It’s not news that Republicans and Democrats generally view the U.S.’ response to the COVID-19 pandemic quite differently, but it didn’t start out that way. In the early days of the crisis, many thought it would bring unity (we’re all human and in this together). As we know now, the pandemic quickly divided the U.S. population along political affiliations. A recent CBS poll highlighted just how deep that polarization has become when they published startling differences in perception of deaths due to coronavirus, among other statistics.
In the poll published on August 23, they asked 2,226 registered voters if the number of U.S. deaths from coronavirus has been “acceptable.” Nearly all (90%) of Democrats said it was not acceptable, vs. 10% who said it was. Republican responses were quite different: 57% said the number was acceptable, vs. 43% who said it wasn’t. Another surprising dichotomy showed 73% of Republicans thought the U.S.’ dealing with the coronavirus was “going well” vs. just 38% of all voters.
The same poll, which has a margin of error of 2.4%, shows stark differences in perception on other areas organizations are wrestling with. For instance, 81% of Republicans responded that the recent attention to discrimination was “too much” vs. just 12% of Democrats. More than half of Democrats thought more attention was needed, vs. just 6% of Republicans. Like all polls, these data points represent a single point in time and require further analysis to derive a clear understanding of their true meaning.
However, the CBS poll and several others showcase the dilemma facing most organizations today as they respond to the pandemic, social unrest, and other issues of the day—the reaction is likely to be quite different in the workforce depending on individual political affiliation.
Considering these issues and how they affect the upcoming election, we were curious if CEOs are taking a political stance, and if the looming election is affecting workforce productivity and overall culture.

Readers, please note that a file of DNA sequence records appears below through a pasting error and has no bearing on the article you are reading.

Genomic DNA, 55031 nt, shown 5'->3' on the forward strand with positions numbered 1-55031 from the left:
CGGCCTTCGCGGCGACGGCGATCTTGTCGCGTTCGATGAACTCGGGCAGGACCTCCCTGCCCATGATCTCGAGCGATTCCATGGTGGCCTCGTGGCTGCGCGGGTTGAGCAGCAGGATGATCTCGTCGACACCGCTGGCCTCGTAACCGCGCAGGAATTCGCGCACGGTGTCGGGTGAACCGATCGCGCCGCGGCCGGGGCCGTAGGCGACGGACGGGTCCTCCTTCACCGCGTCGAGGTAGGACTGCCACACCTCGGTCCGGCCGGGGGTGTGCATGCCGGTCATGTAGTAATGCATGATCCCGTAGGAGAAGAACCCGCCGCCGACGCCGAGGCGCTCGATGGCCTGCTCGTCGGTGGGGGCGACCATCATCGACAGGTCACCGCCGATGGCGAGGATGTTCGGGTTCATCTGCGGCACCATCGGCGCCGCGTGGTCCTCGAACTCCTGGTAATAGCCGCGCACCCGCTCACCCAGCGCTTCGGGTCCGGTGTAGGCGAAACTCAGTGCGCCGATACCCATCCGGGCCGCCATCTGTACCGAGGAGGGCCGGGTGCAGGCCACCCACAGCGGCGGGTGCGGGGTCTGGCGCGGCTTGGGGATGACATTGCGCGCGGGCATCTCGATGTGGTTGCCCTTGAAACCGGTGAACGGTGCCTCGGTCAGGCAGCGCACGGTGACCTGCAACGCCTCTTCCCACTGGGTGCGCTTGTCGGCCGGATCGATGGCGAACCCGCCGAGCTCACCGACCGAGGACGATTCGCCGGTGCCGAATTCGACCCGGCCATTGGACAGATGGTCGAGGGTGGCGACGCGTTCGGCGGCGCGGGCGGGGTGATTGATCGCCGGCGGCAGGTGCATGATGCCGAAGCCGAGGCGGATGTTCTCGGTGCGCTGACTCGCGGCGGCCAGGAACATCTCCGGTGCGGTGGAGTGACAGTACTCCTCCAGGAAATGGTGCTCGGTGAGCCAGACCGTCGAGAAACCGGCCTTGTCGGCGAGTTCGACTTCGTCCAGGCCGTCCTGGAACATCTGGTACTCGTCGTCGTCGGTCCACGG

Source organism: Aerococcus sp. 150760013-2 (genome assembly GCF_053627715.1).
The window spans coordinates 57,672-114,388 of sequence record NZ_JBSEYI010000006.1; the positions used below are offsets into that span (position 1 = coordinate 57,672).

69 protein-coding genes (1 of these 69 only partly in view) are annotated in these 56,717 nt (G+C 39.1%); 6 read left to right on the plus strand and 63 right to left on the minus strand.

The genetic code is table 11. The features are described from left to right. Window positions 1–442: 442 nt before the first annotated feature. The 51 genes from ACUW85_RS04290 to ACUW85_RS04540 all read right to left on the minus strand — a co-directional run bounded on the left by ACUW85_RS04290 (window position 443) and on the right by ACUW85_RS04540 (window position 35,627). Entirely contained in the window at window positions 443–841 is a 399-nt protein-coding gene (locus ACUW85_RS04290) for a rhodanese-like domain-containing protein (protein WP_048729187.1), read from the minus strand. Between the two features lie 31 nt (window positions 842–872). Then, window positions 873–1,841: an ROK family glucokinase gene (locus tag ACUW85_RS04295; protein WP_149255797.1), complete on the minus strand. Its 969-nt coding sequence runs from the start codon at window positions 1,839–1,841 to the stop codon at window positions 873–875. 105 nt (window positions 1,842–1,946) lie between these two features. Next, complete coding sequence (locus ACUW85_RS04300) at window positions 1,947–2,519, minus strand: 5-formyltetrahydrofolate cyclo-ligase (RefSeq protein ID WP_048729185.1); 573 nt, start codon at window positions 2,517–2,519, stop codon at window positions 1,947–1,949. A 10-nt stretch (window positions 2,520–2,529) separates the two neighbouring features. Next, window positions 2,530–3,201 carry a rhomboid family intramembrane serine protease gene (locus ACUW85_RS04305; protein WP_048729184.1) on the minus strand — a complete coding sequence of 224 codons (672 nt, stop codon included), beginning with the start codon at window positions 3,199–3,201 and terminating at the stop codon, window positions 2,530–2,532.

Unsurprisingly, our recent survey of 300 professionals reported that few CEOs have revealed their preferences. Only 4% of respondents said their CEO has publicly endorsed a candidate, and a mere 9% said their CEO has issued a corporate statement on political issues. The majority (53%) reported that their CEO “tries to be apolitical” and has taken no stance.
While conventional wisdom tells us that a strong and clearly articulated purpose and set of principles that communicates clearly where a company stands is what job seekers and consumers want today, our recent poll would suggest that most companies and their leaders are still unwilling to share their views publicly.
Not all companies feel this way, however. Patagonia—always a challenging company to compare against because its culture is so unique—has done it a little differently.
Ahead of the 2018 midterm election, Patagonia became one of the first consumer brands ever to make the endorsement of a specific candidate part of its brand marketing. In support of their mission that “Patagonia is in business to save our home planet,” the company endorsed two candidates, Representative Jacky Rosen in Nevada, and Senator Jon Tester in Montana, both Democrats, for their stances on protecting public lands. They promoted the candidates on the website, across social channels, and in customer emails. Both won their elections, and Patagonia’s support was called the determining factor by some.